a United States Supreme Court decision holding that the police arrested the defendant without probable cause, and therefore the clearing house slips found on his person after taking him to the police station were found as part of an unconstitutional search. The lack of specific facts about the defendant led the court to determine that probable cause did not exist. There was only one officer who knew what the defendant looked like and that officer had received some information from an informant that the defendant was involved in games of chance, but there was no evidence as to the reliability of the informant, nor did the informant indicate the time or the place where the defendant would appear
  33. “Illinois v Gates”
    decided that the two-progned test established under Aguilar and Spielli is abandoned in favor of a totality of the circumstances approach. The task of an issuing magistrate is to make a practical decision whether, given all the circumstances, there is a fair probability that the evidence of a crime will be found in a particular place
  34. “Florida v. Royer”
    a U.S. Supreme Court case dealing with issues involving the Fourth Amendment. Specifically, the case establishes a firm line in cases where police conduct search and seizure without a warrant. The court ruled that, while it is legal for authorities to target and approach a person based on their behavior, they cannot detain or search an individual without a warrant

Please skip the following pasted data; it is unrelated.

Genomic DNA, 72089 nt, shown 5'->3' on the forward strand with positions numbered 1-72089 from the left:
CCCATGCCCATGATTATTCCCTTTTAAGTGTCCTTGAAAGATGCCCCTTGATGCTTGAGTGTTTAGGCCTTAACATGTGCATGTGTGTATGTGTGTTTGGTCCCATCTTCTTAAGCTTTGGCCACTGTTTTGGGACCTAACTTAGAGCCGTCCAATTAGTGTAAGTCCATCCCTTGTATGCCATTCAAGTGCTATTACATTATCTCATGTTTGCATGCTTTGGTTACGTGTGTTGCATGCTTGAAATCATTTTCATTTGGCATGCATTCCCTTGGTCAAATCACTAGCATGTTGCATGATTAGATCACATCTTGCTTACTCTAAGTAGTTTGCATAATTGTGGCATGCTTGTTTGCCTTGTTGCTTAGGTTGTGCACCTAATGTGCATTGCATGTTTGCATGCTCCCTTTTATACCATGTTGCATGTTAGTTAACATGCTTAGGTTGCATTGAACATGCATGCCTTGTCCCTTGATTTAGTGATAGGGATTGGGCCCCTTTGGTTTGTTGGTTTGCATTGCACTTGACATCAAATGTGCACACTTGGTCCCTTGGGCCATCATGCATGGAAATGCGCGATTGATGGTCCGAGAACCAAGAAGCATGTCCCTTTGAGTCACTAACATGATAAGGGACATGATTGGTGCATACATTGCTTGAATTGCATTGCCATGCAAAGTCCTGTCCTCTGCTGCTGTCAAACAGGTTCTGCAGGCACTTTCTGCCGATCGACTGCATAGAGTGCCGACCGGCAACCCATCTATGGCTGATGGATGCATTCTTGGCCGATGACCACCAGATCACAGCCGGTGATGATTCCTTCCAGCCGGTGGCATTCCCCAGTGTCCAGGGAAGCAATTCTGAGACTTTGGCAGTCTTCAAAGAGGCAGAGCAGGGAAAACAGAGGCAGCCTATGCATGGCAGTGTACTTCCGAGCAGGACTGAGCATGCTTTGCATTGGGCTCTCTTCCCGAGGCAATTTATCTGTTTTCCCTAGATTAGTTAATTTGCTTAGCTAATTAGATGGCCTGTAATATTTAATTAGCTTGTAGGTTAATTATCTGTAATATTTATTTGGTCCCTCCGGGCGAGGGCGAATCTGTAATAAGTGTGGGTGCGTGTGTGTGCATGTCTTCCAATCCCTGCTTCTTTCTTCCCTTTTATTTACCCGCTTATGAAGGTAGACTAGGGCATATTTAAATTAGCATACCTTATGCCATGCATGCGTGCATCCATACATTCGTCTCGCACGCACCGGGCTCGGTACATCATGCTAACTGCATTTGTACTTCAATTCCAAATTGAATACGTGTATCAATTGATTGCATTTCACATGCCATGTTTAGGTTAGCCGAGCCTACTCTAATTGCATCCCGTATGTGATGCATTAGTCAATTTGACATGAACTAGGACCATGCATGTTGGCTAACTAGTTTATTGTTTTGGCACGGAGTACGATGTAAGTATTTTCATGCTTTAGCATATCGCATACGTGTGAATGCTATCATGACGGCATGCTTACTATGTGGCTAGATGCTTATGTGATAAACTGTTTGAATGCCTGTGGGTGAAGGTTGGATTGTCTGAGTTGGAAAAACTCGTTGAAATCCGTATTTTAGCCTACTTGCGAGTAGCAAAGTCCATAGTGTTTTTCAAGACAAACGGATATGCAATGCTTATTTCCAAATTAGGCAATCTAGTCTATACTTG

35. “Mapp v. Ohio”
    a landmark case in criminal procedure, in which the United States Supreme Court decided that evidence obtained in violation of the Fourth Amendment, which protects against "unreasonable searches and seizures", may not be used in criminal prosecutions in state courts, as well as federal courts
  36. “Heitman v. State” 
    stands for the proposition that state courts are free to interpret the state constitutional protection against unreasonable searches and seizures as granting greater protections for the residents of Texas than those granted by the federal constitution
  37. The three classifications of interactions between peace officers and civilians:
    • consensual in nature
    • detention based upon reasonable suspicion
    • arrest based upon probable cause
  38. A consensual encounter must be what to pass muster as a consensual encounter?
    truly voluntary in nature
  39. The four elements that have been used by courts to determine whether an arrest has occurred are:
    • Intent
    • Authority
    • Actual seizure
    • Understanding of the individual being arrested
  40. The “Miranda v. Arizona” procedures safeguards what Ammendment?
    5th
  41. Officers must always do what in order to establish the location as suspicious?
    articulate the facts and circumstances known about the conduct at a location
  42. “Steagald v. United States”
    states that entry may only be forced to execute an arrest warrant when the warrant is being executed at the residence where the person named in the arrest warrant lives